However, there may be circumstances where the mentioned alternative in the patent specification was clearly not meant to be left unclaimed, e.g. where it is apparent from the patent itself that mentioning but not claiming the alternative was clearly unintentional. In these exceptional cases, which have to be evaluated on a purely objective basis from the perspective of the skilled person on the basis of the patent alone, legal certainty does not require the alternative mentioned in the specification but not claimed to be excluded from the scope of protection, when all other requirements of protection under the doctrine of equivalence are met. Thus, the exclusion of disclosed-but-not-claimed alternatives from the Doctrine of Equivalents should be seen as a general rule rather than a categorical exception.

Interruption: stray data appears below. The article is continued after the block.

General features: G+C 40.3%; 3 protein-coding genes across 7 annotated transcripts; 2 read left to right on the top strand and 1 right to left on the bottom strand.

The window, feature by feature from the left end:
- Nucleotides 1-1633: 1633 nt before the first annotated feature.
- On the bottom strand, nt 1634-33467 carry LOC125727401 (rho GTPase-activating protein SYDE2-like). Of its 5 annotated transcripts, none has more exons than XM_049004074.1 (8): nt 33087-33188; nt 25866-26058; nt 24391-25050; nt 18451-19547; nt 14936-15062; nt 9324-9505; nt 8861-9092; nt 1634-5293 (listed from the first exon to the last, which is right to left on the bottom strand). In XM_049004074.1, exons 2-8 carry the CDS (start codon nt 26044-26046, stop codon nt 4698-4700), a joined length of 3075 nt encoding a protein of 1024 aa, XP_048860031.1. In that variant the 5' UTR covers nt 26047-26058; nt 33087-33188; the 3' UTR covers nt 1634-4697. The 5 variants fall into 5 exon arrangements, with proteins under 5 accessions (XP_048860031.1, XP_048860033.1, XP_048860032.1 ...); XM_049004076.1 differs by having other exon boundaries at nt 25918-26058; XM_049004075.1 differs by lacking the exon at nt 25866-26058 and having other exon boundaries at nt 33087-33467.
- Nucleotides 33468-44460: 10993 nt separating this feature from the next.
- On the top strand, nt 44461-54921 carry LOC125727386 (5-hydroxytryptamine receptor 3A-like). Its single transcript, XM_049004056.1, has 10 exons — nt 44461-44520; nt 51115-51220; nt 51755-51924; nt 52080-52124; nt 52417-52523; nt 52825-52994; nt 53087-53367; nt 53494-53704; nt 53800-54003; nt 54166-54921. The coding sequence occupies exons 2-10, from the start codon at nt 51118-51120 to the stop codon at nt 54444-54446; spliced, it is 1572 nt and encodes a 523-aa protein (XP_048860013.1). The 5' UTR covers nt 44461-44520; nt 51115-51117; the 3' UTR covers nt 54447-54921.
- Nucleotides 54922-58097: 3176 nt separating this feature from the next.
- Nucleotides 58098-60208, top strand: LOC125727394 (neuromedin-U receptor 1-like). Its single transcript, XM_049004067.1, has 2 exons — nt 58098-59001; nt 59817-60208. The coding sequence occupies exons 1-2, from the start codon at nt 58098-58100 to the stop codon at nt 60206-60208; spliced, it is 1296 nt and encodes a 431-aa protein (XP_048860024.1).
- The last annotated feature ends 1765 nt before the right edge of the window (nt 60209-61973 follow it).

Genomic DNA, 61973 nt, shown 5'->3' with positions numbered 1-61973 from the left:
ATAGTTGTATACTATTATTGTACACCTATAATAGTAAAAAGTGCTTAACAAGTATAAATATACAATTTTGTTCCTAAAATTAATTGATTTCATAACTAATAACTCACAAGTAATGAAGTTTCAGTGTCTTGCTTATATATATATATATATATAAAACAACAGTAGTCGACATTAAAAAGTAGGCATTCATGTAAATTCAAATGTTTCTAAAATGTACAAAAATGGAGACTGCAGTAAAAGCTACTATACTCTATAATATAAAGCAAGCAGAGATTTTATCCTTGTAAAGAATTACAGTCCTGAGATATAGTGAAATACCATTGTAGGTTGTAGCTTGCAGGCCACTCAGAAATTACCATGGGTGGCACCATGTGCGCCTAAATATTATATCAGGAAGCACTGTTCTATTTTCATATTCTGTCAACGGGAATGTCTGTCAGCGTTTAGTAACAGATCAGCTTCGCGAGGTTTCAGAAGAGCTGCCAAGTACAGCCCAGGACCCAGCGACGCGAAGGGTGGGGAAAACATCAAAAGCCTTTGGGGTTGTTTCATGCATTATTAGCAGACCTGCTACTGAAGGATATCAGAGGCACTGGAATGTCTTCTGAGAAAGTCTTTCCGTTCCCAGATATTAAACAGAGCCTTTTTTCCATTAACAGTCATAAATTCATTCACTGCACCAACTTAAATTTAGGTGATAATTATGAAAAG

Should one consider the equivalent scope of protection conferred by a patent when assessing validity and/or patentability of that patent?

Under German current practice, in validity proceedings before the Federal Patent Court and the Federal Supreme Court, the doctrine of equivalence is not considered when assessing the validity and/or patentability. In patent prosecution proceedings, a literal approach is generally followed both by the EPO and the German Patent and Trademark Office (GPTO) when determining patentability, with a recent new EPO decision explicitly considering claim construction in accordance with Art. 69 EPC when determining added matter.

With a view to possible further harmonization in this regard, the German group remains of the opinion that the equivalent scope of protection conferred by a patent should not be taken into consideration when assessing validity and/or patentability of that patent.